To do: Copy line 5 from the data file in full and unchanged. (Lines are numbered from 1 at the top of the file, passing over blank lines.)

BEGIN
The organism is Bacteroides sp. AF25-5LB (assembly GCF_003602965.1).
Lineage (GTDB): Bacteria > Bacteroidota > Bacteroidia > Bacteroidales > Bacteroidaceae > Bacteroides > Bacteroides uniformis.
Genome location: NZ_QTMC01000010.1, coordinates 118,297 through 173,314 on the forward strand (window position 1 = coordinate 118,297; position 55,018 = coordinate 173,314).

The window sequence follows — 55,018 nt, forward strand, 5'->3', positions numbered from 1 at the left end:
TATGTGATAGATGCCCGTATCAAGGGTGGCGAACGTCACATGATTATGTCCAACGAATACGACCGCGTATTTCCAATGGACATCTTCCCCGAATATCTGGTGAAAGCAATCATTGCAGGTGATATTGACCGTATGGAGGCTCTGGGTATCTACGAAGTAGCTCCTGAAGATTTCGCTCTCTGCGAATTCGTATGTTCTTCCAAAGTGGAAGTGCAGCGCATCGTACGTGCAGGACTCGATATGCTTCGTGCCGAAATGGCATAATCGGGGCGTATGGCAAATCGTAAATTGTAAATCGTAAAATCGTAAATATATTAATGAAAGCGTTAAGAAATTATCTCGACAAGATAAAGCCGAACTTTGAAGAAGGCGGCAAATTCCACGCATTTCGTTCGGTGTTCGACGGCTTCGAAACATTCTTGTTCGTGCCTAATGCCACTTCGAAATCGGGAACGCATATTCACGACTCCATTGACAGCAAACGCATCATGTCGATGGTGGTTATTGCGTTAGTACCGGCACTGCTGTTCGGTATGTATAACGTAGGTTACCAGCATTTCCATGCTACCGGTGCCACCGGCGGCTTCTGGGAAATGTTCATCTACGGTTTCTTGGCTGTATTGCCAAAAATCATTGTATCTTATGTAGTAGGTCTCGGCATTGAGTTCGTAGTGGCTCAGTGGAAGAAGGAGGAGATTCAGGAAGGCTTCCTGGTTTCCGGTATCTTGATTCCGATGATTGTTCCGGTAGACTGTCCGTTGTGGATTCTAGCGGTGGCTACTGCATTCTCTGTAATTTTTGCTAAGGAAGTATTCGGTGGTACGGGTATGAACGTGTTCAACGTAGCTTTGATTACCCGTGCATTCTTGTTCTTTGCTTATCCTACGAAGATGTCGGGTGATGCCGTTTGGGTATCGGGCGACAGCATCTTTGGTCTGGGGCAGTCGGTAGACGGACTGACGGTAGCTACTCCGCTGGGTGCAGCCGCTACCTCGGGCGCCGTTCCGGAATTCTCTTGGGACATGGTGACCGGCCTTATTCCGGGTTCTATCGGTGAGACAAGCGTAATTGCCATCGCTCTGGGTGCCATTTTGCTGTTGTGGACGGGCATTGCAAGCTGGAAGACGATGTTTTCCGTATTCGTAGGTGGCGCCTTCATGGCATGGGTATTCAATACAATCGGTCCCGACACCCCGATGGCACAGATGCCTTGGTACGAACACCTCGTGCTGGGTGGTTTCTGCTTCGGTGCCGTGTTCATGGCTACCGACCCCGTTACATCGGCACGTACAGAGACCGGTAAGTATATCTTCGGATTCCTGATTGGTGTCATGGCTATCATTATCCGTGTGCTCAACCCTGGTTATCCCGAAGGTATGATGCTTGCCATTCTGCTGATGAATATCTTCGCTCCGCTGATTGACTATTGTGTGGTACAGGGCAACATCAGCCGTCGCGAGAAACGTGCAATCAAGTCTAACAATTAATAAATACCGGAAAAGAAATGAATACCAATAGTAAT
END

TATGTGATAGATGCCCGTATCAAGGGTGGCGAACGTCACATGATTATGTCCAACGAATACGACCGCGTATTTCCAATGGACATCTTCCCCGAATATCTGGTGAAAGCAATCATTGCAGGTGATATTGACCGTATGGAGGCTCTGGGTATCTACGAAGTAGCTCCTGAAGATTTCGCTCTCTGCGAATTCGTATGTTCTTCCAAAGTGGAAGTGCAGCGCATCGTACGTGCAGGACTCGATATGCTTCGTGCCGAAATGGCATAATCGGGGCGTATGGCAAATCGTAAATTGTAAATCGTAAAATCGTAAATATATTAATGAAAGCGTTAAGAAATTATCTCGACAAGATAAAGCCGAACTTTGAAGAAGGCGGCAAATTCCACGCATTTCGTTCGGTGTTCGACGGCTTCGAAACATTCTTGTTCGTGCCTAATGCCACTTCGAAATCGGGAACGCATATTCACGACTCCATTGACAGCAAACGCATCATGTCGATGGTGGTTATTGCGTTAGTACCGGCACTGCTGTTCGGTATGTATAACGTAGGTTACCAGCATTTCCATGCTACCGGTGCCACCGGCGGCTTCTGGGAAATGTTCATCTACGGTTTCTTGGCTGTATTGCCAAAAATCATTGTATCTTATGTAGTAGGTCTCGGCATTGAGTTCGTAGTGGCTCAGTGGAAGAAGGAGGAGATTCAGGAAGGCTTCCTGGTTTCCGGTATCTTGATTCCGATGATTGTTCCGGTAGACTGTCCGTTGTGGATTCTAGCGGTGGCTACTGCATTCTCTGTAATTTTTGCTAAGGAAGTATTCGGTGGTACGGGTATGAACGTGTTCAACGTAGCTTTGATTACCCGTGCATTCTTGTTCTTTGCTTATCCTACGAAGATGTCGGGTGATGCCGTTTGGGTATCGGGCGACAGCATCTTTGGTCTGGGGCAGTCGGTAGACGGACTGACGGTAGCTACTCCGCTGGGTGCAGCCGCTACCTCGGGCGCCGTTCCGGAATTCTCTTGGGACATGGTGACCGGCCTTATTCCGGGTTCTATCGGTGAGACAAGCGTAATTGCCATCGCTCTGGGTGCCATTTTGCTGTTGTGGACGGGCATTGCAAGCTGGAAGACGATGTTTTCCGTATTCGTAGGTGGCGCCTTCATGGCATGGGTATTCAATACAATCGGTCCCGACACCCCGATGGCACAGATGCCTTGGTACGAACACCTCGTGCTGGGTGGTTTCTGCTTCGGTGCCGTGTTCATGGCTACCGACCCCGTTACATCGGCACGTACAGAGACCGGTAAGTATATCTTCGGATTCCTGATTGGTGTCATGGCTATCATTATCCGTGTGCTCAACCCTGGTTATCCCGAAGGTATGATGCTTGCCATTCTGCTGATGAATATCTTCGCTCCGCTGATTGACTATTGTGTGGTACAGGGCAACATCAGCCGTCGCGAGAAACGTGCAATCAAGTCTAACAATTAATAAATACCGGAAAAGAAATGAATACCAATAGTAAT